Skip to main content Skip to Search Box
Summary Article: Richard, Sir Cliff
from Chambers Biographical Dictionary


Harry Rodger Webb


♦ English pop singer

He was born in Lucknow, India, and taken to England at the age of eight. He began his professional career playing with the Dick Teague Group, and formed his own band, The Shadows (originally called The Drifters), in 1958. Following the success of "Living Doll" (1959), The Shadows were hailed as Britain's answer to US rock. Richard made a series of family musical films during the 1960s, including Expresso Bongo (1960), The Young Ones (1961) and Summer Holiday (1962). After his conversion to Christianity, his clean-cut image damaged his reputation with rock fans, but he became a British entertainment institution, receiving an OBE in 1980. He was knighted for services to charity in 1995, and appeared alongside Vera Lynn at the VE day anniversary celebration that year. Nicknamed "the Peter Pan of Pop", he has had number ones in five different decades (the last being 1999's "Millennium Prayer") and continues to chart in the 21st century, with albums such as Something's Goin" On (2004) and Love … The Album (2007). In 2009 he reunited with The Shadows for their first tour in over 20 years. He published his autobiography, My Life, My Way, in 2008.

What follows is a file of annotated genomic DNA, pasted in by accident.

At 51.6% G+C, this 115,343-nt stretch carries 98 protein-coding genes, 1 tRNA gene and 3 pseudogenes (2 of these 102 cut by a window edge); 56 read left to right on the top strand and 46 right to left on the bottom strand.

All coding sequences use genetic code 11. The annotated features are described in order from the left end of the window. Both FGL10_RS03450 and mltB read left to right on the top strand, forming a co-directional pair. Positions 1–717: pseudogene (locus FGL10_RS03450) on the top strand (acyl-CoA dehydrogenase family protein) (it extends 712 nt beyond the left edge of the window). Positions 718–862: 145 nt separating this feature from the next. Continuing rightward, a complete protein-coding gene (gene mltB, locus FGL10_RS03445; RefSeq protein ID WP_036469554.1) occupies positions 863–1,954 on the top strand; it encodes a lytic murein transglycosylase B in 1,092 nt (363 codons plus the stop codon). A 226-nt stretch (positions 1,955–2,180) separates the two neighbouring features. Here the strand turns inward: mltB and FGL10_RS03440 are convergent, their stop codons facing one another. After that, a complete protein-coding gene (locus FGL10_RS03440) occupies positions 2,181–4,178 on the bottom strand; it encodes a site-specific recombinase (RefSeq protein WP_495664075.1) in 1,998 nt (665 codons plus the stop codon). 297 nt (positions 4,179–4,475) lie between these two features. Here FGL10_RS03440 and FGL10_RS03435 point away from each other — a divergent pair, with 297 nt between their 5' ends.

• Turner, Steve, Cliff Richard: The Biography (2005).
© Chambers Harrap Publishers Ltd 2011

Related Articles

Full text Article Richard, Sir Cliff Harry Rodger Webb; (1940 - )
The Macmillan Encyclopedia

With such records as Livin' Doll (1959) and We Don't Talk Anymore (1979), he has maintained his popularity for over 40...

See more from Credo